It’s fairly likely that the Fed will cut rates one or more times in future 2020 meeting dates. If so, short and long-term borrowing costs may move downward and become more affordable for consumers and homeowners. If this happens, then it may be a boost to the housing and financial markets for so long as the economy stabilizes in other sectors as well such as international trade, consumer spending and the retail sector, government deficit spending levels, and other economic factors or trends.

We shall see what happens in the near future in 2020 and beyond.

* The blog article above is a partial excerpt from my previous article entitled Interest Rate and Home Price Swings in the Realty 411 Magazine linked below (pages 87 - 91):
April 29, 2010

The "Shadow Inventory" Of Delinquent U.S. Mortgages Is Staggering!!!!

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As I have written for years, the true number of distressed properties or delinquent mortgages is significantly higher than what is published in most media outlets. In some "bubble burst" regions like California, Nevada, Arizona, and Florida, the potential delinquent mortgage numbers may be anywhere from 200% to 400% larger than what is being reported right now.

There are a number of reasons why U.S. banks are not readily admitting to how large the impending and forthcoming foreclosure "wave" is right now. First, banks do not want to admit or acknowledge how bad their financial losses are right now partly due to their concerns about their own stock values of their financial entities.

If the banks acknowledge their losses and take their financial "hit" for their quarterly or annual reports, then it may trigger a default on some on their off-balance sheet derivatives investments like Credit Default Swaps (a glorified hybrid form of an insurance and financial instrument).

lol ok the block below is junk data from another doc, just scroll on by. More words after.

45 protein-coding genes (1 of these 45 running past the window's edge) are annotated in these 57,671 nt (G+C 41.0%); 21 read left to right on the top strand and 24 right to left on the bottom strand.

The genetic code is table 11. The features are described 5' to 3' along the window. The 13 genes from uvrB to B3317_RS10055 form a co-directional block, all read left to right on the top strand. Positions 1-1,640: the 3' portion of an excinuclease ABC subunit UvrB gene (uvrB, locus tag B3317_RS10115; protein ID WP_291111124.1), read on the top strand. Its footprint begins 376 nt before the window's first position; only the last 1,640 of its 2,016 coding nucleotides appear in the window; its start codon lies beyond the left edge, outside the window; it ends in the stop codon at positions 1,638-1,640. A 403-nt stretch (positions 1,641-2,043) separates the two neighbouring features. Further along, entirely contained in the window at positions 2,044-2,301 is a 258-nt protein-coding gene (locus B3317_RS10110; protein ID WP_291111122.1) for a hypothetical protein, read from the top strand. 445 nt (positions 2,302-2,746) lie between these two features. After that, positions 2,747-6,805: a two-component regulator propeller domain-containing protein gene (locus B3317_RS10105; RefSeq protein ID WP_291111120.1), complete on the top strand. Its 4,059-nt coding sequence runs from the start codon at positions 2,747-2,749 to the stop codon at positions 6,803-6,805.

A default of a multi-trillion dollar Credit Default Swap would effectively bankrupt the bank's parent company as many multi-trillion dollar Credit Default Swaps have also been leveraged 10 to 50 plus times their face amount.

To learn more about Credit Default Swaps, please view this video from the "Videos" section which is in regard to Long Term Capital Management's (LTCM - a $3 billion hedge fund business) collapse which almost single-handedly caused the world's financial markets to "freeze" back in the mid-1990s. LTCM was losing up to $500 million per day due to their hedge fund losses. Video link here -

http://www.youtube.com/watch?v=xGfXyVtiB1E

The Credit Crisis is really all about the unwinding of primarily unregulated Credit Default Swaps, Mortgage Backed Securities, Interest Rate Options Derivatives (these financial instruments were the primary cause of Orange County's 1994 bankruptcy through their Merrill Lynch investments), Structured Investment Vehicles (SIVs), and other financial and insurance hybrid instruments.

The Credit Crisis is NOT a "sub-prime mortgage" problem as originally portrayed by many in the business media as delinquent "sub-prime mortgages" represent a tiny fraction of the delinquent financial debt worldwide.

To better visualize how large the entire Credit Default Swap and derivatives market is worldwide, some analysts project the current valuation of the derivatives market to be close to 1,600 TRILLION DOLLARS. As a comparison, the combined value of all of the real estate, bond, and stock markets on planet Earth was recently valued at a grand total of 100 TRILLION DOLLARS.